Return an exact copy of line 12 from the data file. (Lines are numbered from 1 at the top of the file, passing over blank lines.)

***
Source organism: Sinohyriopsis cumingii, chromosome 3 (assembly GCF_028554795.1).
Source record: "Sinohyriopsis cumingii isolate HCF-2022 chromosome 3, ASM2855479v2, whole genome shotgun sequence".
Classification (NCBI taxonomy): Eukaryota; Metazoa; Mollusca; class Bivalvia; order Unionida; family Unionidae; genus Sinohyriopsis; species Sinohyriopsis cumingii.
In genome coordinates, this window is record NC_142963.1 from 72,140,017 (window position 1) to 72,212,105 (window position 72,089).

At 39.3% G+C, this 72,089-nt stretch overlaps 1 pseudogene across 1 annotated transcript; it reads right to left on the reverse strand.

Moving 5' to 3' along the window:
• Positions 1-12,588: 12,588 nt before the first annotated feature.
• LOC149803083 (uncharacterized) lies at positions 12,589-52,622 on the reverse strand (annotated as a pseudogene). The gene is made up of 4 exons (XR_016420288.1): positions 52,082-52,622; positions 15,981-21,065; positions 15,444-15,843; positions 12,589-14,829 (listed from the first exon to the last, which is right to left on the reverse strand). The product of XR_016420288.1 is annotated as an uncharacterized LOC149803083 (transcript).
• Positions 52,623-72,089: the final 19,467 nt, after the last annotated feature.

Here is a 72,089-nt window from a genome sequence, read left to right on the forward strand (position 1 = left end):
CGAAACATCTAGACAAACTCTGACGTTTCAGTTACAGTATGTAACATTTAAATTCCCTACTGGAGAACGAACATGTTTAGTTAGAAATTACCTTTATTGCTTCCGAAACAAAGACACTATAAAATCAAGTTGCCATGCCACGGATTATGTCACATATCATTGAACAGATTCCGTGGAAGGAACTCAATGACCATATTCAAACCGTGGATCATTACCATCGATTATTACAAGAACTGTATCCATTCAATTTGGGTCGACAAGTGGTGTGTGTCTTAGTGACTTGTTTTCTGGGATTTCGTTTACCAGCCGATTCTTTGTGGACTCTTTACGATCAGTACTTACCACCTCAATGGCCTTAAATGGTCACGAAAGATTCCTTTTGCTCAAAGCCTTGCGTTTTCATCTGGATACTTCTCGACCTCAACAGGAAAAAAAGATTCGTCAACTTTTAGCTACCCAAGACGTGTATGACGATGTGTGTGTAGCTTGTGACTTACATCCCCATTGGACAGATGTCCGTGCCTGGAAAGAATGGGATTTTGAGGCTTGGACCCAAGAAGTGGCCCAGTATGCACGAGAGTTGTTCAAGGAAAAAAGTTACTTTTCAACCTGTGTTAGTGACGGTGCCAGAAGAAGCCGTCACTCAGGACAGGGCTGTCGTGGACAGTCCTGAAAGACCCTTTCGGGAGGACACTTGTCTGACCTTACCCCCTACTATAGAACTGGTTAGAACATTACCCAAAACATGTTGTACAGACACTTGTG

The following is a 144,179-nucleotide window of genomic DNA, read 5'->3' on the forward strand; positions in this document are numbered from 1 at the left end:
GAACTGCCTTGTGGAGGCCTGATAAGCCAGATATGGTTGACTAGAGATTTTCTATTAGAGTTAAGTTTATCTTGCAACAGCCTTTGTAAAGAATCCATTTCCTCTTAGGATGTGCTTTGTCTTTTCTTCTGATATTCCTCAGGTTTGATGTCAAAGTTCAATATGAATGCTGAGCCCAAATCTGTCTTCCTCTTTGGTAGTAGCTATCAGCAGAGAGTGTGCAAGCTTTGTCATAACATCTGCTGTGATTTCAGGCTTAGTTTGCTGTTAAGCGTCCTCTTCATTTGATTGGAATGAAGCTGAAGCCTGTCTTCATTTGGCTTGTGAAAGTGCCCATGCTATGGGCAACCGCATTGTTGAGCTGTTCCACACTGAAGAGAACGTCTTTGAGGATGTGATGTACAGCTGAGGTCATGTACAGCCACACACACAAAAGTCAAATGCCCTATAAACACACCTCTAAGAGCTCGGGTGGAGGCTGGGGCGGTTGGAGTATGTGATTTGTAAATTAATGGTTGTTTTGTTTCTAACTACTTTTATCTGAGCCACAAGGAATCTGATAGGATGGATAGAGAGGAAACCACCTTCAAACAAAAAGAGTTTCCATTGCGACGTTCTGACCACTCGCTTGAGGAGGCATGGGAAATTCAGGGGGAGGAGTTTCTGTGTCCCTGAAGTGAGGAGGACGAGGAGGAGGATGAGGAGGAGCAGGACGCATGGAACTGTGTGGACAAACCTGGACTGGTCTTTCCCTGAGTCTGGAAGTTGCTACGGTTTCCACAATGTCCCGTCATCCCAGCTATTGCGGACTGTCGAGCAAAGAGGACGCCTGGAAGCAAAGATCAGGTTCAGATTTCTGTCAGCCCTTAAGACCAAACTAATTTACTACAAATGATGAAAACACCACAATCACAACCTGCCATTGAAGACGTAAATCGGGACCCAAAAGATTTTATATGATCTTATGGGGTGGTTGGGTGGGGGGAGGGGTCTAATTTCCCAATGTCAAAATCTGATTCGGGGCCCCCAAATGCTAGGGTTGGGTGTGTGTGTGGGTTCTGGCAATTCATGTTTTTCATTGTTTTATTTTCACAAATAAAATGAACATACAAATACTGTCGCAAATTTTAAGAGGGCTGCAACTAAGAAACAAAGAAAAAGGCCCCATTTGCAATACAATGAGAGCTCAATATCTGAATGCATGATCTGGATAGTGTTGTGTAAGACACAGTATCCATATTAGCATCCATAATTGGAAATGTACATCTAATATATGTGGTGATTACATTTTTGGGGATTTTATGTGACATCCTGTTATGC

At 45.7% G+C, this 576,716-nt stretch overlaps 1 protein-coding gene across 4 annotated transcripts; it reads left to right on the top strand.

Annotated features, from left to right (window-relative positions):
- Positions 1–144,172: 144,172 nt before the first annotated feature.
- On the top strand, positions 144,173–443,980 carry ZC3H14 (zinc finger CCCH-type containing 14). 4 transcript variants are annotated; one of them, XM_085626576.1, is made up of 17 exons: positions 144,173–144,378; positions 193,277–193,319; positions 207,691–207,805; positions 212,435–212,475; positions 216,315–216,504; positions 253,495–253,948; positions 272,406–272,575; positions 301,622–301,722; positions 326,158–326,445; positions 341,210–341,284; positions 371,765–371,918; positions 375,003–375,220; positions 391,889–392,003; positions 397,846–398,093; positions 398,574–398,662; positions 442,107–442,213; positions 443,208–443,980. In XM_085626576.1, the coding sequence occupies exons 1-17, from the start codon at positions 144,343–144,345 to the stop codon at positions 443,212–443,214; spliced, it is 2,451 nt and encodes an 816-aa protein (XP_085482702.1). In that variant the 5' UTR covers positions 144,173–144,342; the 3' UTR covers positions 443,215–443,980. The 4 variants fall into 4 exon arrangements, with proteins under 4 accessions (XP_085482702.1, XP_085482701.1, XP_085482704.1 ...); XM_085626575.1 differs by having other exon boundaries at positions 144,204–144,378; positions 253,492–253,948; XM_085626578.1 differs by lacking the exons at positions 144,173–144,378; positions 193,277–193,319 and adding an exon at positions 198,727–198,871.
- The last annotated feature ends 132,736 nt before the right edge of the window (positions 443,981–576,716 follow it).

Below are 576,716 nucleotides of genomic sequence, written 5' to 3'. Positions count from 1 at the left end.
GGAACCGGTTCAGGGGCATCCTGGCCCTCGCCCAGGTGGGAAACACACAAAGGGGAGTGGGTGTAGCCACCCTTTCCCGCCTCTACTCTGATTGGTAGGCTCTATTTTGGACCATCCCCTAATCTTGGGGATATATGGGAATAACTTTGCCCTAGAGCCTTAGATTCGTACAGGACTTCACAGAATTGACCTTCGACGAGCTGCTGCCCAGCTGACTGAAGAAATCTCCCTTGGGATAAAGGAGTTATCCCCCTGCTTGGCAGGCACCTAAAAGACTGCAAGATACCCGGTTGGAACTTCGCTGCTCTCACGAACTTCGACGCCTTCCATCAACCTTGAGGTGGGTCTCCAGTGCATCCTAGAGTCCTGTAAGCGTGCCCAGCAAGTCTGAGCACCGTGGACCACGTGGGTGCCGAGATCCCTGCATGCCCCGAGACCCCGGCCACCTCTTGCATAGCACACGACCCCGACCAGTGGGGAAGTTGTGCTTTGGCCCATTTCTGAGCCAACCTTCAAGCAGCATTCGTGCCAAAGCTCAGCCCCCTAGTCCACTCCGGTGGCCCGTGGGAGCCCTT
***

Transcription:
The following is a 144,179-nucleotide window of genomic DNA, read 5'->3' on the forward strand; positions in this document are numbered from 1 at the left end: